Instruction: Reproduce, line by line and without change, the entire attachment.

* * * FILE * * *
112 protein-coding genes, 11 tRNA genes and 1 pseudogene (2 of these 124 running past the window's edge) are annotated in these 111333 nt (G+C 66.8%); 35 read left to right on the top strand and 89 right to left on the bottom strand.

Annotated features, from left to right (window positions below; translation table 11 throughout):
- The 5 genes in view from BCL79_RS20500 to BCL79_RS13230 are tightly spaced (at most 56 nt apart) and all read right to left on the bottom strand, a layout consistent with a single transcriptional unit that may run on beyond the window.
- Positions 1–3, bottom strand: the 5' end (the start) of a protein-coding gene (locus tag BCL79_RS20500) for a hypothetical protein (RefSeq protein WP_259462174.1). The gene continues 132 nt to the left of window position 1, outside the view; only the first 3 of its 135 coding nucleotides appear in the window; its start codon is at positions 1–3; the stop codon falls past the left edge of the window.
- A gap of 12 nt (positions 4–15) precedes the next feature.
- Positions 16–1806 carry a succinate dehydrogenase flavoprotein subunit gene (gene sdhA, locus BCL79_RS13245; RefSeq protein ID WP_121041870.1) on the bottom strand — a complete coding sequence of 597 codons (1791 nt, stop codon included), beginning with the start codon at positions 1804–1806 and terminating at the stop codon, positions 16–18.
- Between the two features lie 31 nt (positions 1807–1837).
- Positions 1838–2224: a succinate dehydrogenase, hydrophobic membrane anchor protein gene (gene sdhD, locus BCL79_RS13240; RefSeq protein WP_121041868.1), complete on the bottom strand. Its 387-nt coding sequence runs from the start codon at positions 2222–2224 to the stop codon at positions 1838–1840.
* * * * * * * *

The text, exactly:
112 protein-coding genes, 11 tRNA genes and 1 pseudogene (2 of these 124 running past the window's edge) are annotated in these 111333 nt (G+C 66.8%); 35 read left to right on the top strand and 89 right to left on the bottom strand.

Annotated features, from left to right (window positions below; translation table 11 throughout):
- The 5 genes in view from BCL79_RS20500 to BCL79_RS13230 are tightly spaced (at most 56 nt apart) and all read right to left on the bottom strand, a layout consistent with a single transcriptional unit that may run on beyond the window.
- Positions 1–3, bottom strand: the 5' end (the start) of a protein-coding gene (locus tag BCL79_RS20500) for a hypothetical protein (RefSeq protein WP_259462174.1). The gene continues 132 nt to the left of window position 1, outside the view; only the first 3 of its 135 coding nucleotides appear in the window; its start codon is at positions 1–3; the stop codon falls past the left edge of the window.
- A gap of 12 nt (positions 4–15) precedes the next feature.
- Positions 16–1806 carry a succinate dehydrogenase flavoprotein subunit gene (gene sdhA, locus BCL79_RS13245; RefSeq protein ID WP_121041870.1) on the bottom strand — a complete coding sequence of 597 codons (1791 nt, stop codon included), beginning with the start codon at positions 1804–1806 and terminating at the stop codon, positions 16–18.
- Between the two features lie 31 nt (positions 1807–1837).
- Positions 1838–2224: a succinate dehydrogenase, hydrophobic membrane anchor protein gene (gene sdhD, locus BCL79_RS13240; RefSeq protein WP_121041868.1), complete on the bottom strand. Its 387-nt coding sequence runs from the start codon at positions 2222–2224 to the stop codon at positions 1838–1840.